Investment Funds

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What Exactly Is an Investment Fund?

Investment funds are a pool of funds from multiple investors that is used to buy securities collectively while each investor retains ownership and control of his or her shares. An investment fund offers a bigger range of investment choices, more management skills, and lower investment fees than individual investors could acquire. Mutual funds, exchange-traded funds, money market funds, and hedge funds are all examples of investment funds.


Individual investors do not make judgments about how a fund’s assets should be allocated when they invest in investment funds. They just select a fund based on its objectives, risk, fees, and other considerations. A fund manager oversees the fund and selects which securities to hold, in what quantities, and when to buy and sell them. An investment fund might be broad-based, like an index fund that tracks the S&P 500, or narrowly specialized, like an ETF that exclusively invests in small technology businesses.

While investment funds in various forms have been available for many years, the Massachusetts Investors Trust Fund is widely regarded as the industry’s first open-end mutual fund. The fund, which invests in a variety of large-cap stocks, was established in 1924.

Closed-end vs. open-end

Open-end mutual funds hold the vast bulk of investment fund assets. As money is added to the pool, these funds issue new shares, and as money is withdrawn, shares are retired. Typically, these funds are valued only once at the conclusion of the trading day.

Open-end funds trade more like stocks than closed-end funds. Closed-end funds are managed investment funds that sell a set amount of shares on an exchange. While the fund’s net asset value (NAV) is computed, the fund trades based on investor supply and demand. As a result, a closed-end fund may trade at a premium or a discount to its net asset value (NAV).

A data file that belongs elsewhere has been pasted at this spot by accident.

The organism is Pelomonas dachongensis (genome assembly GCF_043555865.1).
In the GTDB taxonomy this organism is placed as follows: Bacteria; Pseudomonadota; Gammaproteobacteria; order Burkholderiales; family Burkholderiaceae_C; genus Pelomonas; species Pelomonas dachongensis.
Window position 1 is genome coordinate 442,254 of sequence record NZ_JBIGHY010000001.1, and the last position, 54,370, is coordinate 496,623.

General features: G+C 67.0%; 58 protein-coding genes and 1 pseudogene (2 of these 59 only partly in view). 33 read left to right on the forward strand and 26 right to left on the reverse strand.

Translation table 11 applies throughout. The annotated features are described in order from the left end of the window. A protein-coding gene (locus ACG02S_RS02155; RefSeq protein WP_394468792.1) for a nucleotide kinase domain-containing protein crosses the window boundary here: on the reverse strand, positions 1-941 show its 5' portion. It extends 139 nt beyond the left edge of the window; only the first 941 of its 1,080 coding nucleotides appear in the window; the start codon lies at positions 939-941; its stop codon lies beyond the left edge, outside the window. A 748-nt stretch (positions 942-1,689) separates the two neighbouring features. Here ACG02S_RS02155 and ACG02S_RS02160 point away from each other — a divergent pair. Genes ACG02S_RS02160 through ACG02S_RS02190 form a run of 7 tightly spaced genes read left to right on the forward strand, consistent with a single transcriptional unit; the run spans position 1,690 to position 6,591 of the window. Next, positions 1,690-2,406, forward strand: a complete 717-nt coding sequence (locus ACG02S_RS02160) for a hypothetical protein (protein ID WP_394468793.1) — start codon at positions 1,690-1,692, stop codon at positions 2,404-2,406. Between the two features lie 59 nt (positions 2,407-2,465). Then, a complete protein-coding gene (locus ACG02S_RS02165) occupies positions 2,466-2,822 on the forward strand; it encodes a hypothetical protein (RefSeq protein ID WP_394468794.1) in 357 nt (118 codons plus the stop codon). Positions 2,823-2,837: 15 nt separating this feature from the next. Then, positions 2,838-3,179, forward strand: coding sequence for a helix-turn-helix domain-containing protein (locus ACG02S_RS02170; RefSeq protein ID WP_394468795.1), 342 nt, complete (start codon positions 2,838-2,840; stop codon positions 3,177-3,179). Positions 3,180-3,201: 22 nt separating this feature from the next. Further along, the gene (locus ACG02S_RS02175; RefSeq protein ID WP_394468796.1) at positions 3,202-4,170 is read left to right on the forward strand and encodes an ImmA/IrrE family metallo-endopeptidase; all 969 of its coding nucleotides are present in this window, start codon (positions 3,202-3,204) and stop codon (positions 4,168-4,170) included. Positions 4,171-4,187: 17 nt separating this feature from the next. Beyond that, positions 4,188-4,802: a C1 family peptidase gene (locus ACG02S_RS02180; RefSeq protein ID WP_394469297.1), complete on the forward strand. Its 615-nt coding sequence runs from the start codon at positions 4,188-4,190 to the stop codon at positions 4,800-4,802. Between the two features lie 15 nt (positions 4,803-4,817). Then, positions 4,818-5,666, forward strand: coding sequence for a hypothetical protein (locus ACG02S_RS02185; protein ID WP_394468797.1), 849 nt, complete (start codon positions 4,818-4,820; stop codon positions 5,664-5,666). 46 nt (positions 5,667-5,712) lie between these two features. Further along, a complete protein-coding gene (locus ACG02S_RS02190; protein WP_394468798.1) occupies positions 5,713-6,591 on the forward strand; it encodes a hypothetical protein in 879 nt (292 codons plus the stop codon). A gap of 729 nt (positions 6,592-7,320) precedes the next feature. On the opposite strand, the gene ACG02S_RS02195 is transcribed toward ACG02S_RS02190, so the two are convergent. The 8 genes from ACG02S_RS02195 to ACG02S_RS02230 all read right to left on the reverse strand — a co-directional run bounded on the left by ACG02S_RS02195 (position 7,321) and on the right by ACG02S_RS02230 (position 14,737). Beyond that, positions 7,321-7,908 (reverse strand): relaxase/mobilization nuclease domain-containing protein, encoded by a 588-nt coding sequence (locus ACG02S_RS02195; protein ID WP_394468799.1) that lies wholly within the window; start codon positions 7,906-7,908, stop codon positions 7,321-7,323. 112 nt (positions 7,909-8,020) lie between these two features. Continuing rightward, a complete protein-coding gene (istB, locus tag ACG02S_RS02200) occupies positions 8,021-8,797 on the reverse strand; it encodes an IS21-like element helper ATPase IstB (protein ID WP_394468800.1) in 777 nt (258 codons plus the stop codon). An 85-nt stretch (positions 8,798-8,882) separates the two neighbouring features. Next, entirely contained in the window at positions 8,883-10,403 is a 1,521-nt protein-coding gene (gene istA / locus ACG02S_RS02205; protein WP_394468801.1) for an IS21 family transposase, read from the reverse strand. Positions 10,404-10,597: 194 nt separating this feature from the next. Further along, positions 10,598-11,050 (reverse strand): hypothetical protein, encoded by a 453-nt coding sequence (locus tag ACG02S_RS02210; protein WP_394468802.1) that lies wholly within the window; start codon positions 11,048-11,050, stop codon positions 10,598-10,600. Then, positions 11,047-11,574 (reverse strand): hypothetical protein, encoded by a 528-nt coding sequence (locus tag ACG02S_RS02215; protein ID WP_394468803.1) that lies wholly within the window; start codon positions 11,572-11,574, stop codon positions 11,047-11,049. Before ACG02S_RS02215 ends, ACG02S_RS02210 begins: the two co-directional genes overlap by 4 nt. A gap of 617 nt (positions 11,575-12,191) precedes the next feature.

ETFs are becoming more popular

For traders who sought more freedom with their investment funds, exchange-traded funds (ETFs) arose as an alternative to mutual funds. ETFs, like closed-end funds, trade on exchanges and are priced and traded throughout the business day. Many mutual funds have ETF counterparts, such as the Vanguard 500 Index Fund. The Vanguard S&P 500 ETF is virtually the same fund, but it can now be purchased and sold on an intraday basis. ETFs usually have slightly lower expense ratios than their mutual fund counterparts.

The SPDR S&P 500 ETF was the first ETF to be introduced in the United States in 1993. By the end of 2018, ETFs managed around $3.4 trillion in assets.

Investment Funds: Hedge Funds

A hedge fund is a sort of investment that is separate from mutual funds or exchange-traded funds (ETFs). This is an actively managed fund open to authorized investors. Because hedge funds are subject to less federal oversight, they can invest in a wide range of asset classes and employ a wide range of methods. For example, a hedge fund might combine stocks it wants to short (bet will fall) with stocks it expects to rise to reduce the risk of loss.

In addition to stocks, bonds, ETFs, commodities, and other assets, hedge funds frequently invest in risky assets. Derivatives such as futures and options can also be purchased with leverage or borrowed funds.

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